March: A Gamay from the Finger Lakes

Want to know the best part of starting a blog? You meet a lot of really great people online who share your interests. Some of those people even become friends! One of my online wine friends, Joaquin Prieto (@wino_dino_), enjoys all types of wine but his passion is the Finger Lakes (FLX). Not only does he love their wine, he encourages everyone try it!

Well, he finally broke me.

You guys know how much I love and cherish Beaujolais, the region most famous for Gamay, but I also said I was going to try more new world wines. With Joaquin on my heels and a resolution to upload, I looked north to FLX and took their Gamay for a spin.

You can check out our notes below. That's right—the FLX expert himself weighed in, too!

March: Sheldrake Point Gamay Noir 2016

Sheldrake Point Winery grows nine varieties of grapes on 44 acres overlooking Cayuga Lake in Upstate New York. Sounds idyllic, right? Embarrassingly, I haven't been but when I go, this winery is high on my list because they are one of only two Gamay growers in New York.

According to their tech sheet, this wine is actually 96% Gamay and 4% Syrah. Since FLX is a "cold" grape growing region, their very light Gamay certainly requires a little bolstering from the bold Syrah.
Check out the wine of the month archive here!

My New Favorite Gamay?

Ok, let's not get ridiculous. But I appreciated this totally different Gamay experience. Unlike Beaujolais, they do not use carbonic maceration, which is fine but notable for the Gamay fans out there! Joaquin and I agree that we prefer Beaujolais but this Gamay is an interesting example of NY terroir. It requires a quick chill and pairs nicely with food.

Overall it is a fresh, light, approachable wine with crisp, under-ripe red berry flavors and earth tones accented by vanilla from its oak aging. While the body is lacking, the flavors are pronounced and the acid is significant.

My Notes
Appearance: Clear*, pale, garnet
Nose: Clean, medium+ intensity, bright red cherries, cranberries, strawberries, wet earth, wet tree bark, herbes de Provence, cinnamon, vanilla, nutmeg, dried out roses still in their vase water
Palate: Dry, high acid, low tannin, light body, crunchy cranberries, sour cherries, strawberries, vanilla, mocha, cedar, dried roses, tangy, fresh
Finish: Medium, notably longer than expected
Conclusion: Good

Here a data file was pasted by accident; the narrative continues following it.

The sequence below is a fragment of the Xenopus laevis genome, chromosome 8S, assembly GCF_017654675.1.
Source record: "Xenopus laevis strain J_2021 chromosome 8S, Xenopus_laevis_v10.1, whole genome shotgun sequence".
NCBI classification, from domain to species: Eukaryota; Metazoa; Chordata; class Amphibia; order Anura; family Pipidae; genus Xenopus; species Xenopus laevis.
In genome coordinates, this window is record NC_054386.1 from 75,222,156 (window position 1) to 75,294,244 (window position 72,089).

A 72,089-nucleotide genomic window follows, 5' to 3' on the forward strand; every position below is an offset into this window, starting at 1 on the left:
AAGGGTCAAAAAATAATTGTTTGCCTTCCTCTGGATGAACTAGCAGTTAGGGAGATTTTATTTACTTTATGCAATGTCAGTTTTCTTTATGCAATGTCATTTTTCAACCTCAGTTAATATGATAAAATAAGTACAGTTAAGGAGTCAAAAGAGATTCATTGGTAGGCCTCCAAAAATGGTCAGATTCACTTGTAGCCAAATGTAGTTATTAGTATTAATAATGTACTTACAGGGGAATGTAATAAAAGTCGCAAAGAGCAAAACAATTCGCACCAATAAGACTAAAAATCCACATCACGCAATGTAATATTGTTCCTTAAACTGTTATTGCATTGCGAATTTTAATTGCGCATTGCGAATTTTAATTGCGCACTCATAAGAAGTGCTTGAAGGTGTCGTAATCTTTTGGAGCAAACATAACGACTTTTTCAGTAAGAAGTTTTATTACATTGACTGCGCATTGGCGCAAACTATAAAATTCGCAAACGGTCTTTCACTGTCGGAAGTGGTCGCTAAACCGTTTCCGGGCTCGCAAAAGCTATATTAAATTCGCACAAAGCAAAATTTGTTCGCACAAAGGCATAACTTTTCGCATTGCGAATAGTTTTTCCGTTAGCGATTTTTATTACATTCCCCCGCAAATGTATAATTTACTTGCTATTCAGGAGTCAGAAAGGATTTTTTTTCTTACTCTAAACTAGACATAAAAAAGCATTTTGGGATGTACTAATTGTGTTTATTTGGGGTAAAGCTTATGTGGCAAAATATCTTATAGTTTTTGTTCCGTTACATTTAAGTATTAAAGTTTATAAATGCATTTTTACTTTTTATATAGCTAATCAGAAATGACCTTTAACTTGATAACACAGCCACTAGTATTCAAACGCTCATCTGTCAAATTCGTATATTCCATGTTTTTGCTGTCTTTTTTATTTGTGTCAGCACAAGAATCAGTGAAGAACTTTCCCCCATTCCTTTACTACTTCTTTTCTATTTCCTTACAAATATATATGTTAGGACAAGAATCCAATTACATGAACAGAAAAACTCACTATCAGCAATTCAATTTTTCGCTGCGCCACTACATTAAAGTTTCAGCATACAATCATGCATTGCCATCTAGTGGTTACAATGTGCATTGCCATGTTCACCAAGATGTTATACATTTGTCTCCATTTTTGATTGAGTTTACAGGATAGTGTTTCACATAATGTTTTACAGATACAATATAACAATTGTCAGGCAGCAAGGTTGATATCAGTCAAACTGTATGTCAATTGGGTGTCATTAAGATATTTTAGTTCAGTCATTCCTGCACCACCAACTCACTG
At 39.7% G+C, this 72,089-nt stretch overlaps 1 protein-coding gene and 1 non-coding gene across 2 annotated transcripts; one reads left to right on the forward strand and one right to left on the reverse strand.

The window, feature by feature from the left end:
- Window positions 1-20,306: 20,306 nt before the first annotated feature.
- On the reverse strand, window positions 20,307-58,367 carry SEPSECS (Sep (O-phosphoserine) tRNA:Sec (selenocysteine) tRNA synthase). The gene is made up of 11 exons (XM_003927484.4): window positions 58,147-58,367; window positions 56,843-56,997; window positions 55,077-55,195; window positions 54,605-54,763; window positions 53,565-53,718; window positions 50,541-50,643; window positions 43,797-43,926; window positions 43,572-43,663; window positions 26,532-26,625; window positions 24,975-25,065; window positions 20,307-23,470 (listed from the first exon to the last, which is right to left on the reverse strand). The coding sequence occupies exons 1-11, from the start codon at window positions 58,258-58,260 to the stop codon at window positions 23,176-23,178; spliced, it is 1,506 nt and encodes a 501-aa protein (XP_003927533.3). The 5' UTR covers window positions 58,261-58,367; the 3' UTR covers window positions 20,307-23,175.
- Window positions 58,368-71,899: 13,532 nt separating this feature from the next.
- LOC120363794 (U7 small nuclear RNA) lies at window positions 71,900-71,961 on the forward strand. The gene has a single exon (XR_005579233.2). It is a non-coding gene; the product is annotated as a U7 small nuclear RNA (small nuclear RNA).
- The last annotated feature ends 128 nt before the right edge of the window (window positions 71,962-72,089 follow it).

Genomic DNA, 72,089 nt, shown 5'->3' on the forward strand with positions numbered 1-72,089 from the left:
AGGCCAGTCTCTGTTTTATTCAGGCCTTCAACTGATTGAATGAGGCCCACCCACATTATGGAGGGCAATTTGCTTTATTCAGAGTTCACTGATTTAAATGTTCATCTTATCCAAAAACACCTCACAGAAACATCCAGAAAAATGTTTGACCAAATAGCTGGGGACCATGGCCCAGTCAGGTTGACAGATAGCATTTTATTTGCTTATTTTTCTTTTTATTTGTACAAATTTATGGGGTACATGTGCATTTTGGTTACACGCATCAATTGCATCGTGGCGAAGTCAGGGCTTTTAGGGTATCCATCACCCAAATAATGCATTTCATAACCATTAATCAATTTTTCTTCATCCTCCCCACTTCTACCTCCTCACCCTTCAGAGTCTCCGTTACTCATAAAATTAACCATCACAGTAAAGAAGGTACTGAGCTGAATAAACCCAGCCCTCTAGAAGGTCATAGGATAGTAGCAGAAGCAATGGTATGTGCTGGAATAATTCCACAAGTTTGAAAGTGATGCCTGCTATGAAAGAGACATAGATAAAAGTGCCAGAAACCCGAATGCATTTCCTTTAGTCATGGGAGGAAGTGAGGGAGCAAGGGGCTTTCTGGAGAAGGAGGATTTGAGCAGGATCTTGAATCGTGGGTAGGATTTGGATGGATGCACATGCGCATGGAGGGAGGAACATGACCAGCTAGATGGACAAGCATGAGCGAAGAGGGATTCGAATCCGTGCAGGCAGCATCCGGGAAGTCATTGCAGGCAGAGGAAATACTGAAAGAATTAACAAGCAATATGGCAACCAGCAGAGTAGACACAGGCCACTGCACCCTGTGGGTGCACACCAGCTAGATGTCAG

Cost: $18 on wine.com

Joaquin's Take on It

Overall, Beaujolais has a thicker body and is bolder than this Gamay from Sheldrake. The color is very, very light, almost like a dark rosé wine than a Gamay or Beaujo. It's also very cloudy and hazy!* It looks like some raw, natural, unfiltered wines. If you want to get super wino-y, I'd go forest floor, but if not, dirt and soil is what you'll get—very, very earthy nose. Very herbaceous, potpourri, with just a touch of fruit, not dark fruit, but more tart berry and sour cherry a bit. A touch floral, but more earthy than it is flowery. Body is slightly spicy, but very light bodied and still hazy. The acid is through the roof!

My problem with this Gamay is that I want it to be Pinot, but it never will be! The tannins are almost too soft/low, and the body and finish is (in my opinion) too thin and short, if I'm comparing it to both Beaujo and Pinot Noir. If you love tangy/sour/bitter/chalk, you'll love this Gamay, especially on the nose and flavors/body. If you like a cloudy, smoky, earthy wine, the same thing, go for it. But, this is almost unfair to compare to a Beaujo because it's so different!

This is most definitely not a red wine for those that want a big bold red! For me, it needs to be paired very delicately with food and it needs to be chilled, and you need to try it first and know what you're getting into because it's so specific!

*Wondering why the pictured wine is perfectly clear but Joaquin's was hazy and cloudy? We aren't sure either but my best guess is that his had leftover gases from the winemaking process and/or some sediment. If someone has an idea, let us know!

Huge thanks to Joaquin for providing his FLX expertise! Be sure to check him out on Instagram at @wino_dino_.

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